Already some large projects are beginning to come forward in the Alberta. In Vulcan County, EDF EN Canada is planning a 100MW project, which is set to be operational autumn 2018. Sucor, BluEarth Renewables and GTE Power are other names that are also proposing large solar farms. Between them, including the Vulcan farm, there are a total of eight separate projects that could produce up to 352MW of energy.

Saskatchewan & British Columbia

Southern Saskatchewan and southern Alberta have some of the best solar resource in Canada – approximately 1,500kWh/kWp installed, according to Bateman.

The province has committed to generating 50% of its power through renewables by 2030. That is approximately double what the province has – creating a huge opportunity for wind and solar and other renewables over the coming years.

It has also committed to initiating the procurement of 60MW of utility-scale solar starting this year. The impending outcome of these procurements will serve as a benchmark to determine what scale and pace the province moves forward with solar after that point.

British Columbia, on the other hand, is one of the provinces with a lot of hydro power, so whilst significant annual growth is expected, it will start from a very small base. “It’s an up-and-coming province for sure, but Saskatchewan and Alberta are going to be breaking the 100MW mark in the next few years, whereas British Columbia will be a slow burner,” says Bateman. 

Obstacles for Canadian solar industry growth

A lack of overarching policy stimuli can be pinpointed as the main reason why solar has not taken off in Canada in the way it potentially could, alongside competition in a highly saturated energy market rich in hydro and amortised coal.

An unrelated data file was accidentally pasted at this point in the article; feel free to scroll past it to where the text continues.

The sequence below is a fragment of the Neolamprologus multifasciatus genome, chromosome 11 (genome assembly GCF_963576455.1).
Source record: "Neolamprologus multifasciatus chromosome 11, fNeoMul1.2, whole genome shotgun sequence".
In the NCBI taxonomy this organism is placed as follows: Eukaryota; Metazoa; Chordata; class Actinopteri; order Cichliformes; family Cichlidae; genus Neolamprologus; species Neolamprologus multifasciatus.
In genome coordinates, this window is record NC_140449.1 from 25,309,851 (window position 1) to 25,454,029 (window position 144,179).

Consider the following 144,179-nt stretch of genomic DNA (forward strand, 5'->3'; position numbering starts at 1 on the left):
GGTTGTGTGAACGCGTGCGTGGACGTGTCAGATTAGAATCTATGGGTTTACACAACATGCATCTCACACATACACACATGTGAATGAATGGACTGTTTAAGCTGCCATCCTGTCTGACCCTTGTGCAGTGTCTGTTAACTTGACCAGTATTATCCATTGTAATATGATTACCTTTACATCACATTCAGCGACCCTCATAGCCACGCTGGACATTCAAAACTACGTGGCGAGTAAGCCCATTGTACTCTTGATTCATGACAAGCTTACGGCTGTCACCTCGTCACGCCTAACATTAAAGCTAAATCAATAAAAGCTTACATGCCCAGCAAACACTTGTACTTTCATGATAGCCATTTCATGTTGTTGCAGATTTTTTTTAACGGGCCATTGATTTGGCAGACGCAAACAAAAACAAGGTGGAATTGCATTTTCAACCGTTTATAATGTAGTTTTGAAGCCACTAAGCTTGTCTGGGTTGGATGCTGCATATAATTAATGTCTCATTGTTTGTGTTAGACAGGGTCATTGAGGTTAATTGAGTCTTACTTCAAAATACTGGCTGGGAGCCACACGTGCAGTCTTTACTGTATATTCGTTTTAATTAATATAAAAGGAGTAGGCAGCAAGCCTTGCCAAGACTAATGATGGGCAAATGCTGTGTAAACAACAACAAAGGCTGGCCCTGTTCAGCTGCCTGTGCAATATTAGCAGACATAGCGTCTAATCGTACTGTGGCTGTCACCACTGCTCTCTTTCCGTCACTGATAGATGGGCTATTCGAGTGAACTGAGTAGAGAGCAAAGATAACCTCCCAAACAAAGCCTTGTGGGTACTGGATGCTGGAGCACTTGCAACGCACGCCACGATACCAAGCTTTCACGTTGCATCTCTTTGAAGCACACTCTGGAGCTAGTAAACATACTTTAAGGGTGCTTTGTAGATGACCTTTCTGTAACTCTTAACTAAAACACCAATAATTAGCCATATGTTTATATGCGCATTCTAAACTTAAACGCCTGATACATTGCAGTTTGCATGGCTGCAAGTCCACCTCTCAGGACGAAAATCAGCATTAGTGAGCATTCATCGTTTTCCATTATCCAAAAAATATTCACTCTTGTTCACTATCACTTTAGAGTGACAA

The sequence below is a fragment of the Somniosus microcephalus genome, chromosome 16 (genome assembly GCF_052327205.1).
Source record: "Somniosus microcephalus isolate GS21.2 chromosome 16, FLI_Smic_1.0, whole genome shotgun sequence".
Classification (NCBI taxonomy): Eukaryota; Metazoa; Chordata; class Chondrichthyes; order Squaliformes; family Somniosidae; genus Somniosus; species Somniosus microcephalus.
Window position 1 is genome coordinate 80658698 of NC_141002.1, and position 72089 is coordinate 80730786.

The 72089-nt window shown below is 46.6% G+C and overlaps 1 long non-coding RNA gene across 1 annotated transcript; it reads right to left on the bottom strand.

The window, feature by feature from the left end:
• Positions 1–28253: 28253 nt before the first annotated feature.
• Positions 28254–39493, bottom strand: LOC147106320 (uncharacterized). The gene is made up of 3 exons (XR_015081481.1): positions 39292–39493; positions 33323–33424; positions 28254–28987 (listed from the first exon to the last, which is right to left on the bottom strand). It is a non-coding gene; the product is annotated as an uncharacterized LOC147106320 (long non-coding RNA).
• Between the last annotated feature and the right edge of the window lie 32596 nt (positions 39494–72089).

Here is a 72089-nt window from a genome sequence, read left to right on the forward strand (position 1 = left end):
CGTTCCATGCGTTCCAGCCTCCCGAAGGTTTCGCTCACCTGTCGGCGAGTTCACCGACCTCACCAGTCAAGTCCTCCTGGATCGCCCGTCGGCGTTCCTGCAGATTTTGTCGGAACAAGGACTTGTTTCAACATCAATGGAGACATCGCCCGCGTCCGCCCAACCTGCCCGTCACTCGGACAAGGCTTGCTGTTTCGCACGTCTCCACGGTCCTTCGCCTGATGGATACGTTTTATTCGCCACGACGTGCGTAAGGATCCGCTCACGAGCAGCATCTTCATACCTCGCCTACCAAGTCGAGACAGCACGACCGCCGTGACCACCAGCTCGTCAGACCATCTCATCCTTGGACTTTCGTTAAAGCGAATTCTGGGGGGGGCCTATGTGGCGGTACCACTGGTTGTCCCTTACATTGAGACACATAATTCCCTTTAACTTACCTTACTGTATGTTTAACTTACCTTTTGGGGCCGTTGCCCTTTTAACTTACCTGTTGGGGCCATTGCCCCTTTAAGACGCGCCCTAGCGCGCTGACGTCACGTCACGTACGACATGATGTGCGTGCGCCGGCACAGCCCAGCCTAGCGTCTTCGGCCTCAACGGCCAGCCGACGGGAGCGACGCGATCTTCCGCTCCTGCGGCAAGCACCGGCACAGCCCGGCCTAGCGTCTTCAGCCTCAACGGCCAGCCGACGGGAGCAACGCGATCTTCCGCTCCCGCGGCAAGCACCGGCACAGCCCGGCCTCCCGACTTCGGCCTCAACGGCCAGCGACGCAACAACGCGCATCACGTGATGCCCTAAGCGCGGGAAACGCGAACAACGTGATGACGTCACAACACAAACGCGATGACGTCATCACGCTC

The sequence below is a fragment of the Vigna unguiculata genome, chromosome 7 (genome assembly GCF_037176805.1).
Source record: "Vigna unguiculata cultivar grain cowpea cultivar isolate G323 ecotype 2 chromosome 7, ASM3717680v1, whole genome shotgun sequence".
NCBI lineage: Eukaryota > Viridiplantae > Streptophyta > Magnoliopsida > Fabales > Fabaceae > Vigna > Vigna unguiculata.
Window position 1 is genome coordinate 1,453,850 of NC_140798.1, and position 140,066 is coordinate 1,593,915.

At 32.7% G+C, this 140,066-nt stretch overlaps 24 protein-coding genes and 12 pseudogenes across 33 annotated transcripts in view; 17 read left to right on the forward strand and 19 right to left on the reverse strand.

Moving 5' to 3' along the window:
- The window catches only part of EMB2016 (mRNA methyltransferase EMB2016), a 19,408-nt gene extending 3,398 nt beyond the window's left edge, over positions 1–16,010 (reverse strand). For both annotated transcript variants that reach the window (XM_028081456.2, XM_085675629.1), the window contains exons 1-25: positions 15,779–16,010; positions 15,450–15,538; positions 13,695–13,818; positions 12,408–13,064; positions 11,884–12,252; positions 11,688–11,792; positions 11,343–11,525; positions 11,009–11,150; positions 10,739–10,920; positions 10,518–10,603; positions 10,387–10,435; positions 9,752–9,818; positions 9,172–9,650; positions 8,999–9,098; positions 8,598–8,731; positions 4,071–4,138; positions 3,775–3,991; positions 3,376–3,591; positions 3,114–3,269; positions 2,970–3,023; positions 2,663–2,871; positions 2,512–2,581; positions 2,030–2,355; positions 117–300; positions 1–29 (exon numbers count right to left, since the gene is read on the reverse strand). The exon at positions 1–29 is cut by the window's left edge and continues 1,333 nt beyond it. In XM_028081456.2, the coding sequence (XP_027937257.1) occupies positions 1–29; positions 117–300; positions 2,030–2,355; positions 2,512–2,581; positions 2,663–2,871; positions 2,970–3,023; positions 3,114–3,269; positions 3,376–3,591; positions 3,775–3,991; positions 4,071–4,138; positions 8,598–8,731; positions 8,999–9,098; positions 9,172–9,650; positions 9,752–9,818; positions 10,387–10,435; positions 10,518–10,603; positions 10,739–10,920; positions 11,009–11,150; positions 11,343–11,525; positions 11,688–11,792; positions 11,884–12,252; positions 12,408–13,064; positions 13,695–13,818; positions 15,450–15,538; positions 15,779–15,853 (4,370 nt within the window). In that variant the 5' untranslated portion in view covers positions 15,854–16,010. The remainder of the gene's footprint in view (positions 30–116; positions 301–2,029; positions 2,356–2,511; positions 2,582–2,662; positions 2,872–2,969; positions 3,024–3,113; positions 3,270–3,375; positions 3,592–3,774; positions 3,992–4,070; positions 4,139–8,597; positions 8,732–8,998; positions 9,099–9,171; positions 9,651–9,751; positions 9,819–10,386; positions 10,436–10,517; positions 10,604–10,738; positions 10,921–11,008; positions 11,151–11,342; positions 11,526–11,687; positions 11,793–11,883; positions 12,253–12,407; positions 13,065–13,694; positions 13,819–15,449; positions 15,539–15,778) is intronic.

On the manufacturing side, Canada arguably lacks a lot of innovation support relative to the US or some European nations like Germany. Some industry experts go as far to say that the Canadian financial sector is nowhere near advanced enough in its understanding of electricity markets and how to manage and mitigate some of the opportunities and risks associated with them.

But with the pricing recently seen in Ontario’s competitive tender, Bateman believes others may sit up and take notice of what is possible with solar.

“I think that 2015 will be viewed as a turning point for the solar industry in Canada – with the price discovery from the LRP,” says Bateman. “Policy makers, regulatory and utilities will really begin to take a more serious look at solar than they have done in the past. I think that, combined with some of the new policies at the federal level, will really bring solar into the mainstream.”

BluEarth's Little Creek Solar farm. Source: BluEarth

BluEarth's Little Creek Solar farm. Source: BluEarth

Mexico

A new regulatory framework

At first, Mexico’s new regulatory framework was met with cautious scepticism. Energy programmes had been in place for the last two to three years, with a renewable energy portfolio consisting of a combination of net-metering, self-supply schemes and small power producer schemes.

While sound in their own right, these power schemes did little to ignite Mexico’s solar industry. The energy reforms at the end of 2015 overhauled the state-owned electricity provider, Comisión Federal de Electricidad (CFE), and constructed a wholesale market from scratch to encourage competition through private-sector participation.

Through these reforms, Mexico’s young solar energy market finally had an adequate framework in which to grow. Under the energy transition there are now tenders with a fixed 15-year power purchase agreement (PPA) with CFE. The auctions provide opportunities for solar companies to also move into the clean energy certificate (CEL) market.

The new framework, though promising at its outset, was shrouded with uncertainty as solar developers and financiers alike were dealing with a wholly new set of rules. This was to be expected, especially with something as slow and large-scale as an energy infrastructure, where any significant regulatory changes will result in a lag in the financing and investment space. Financial institutions needed to take the necessary time to understand the new paradigm.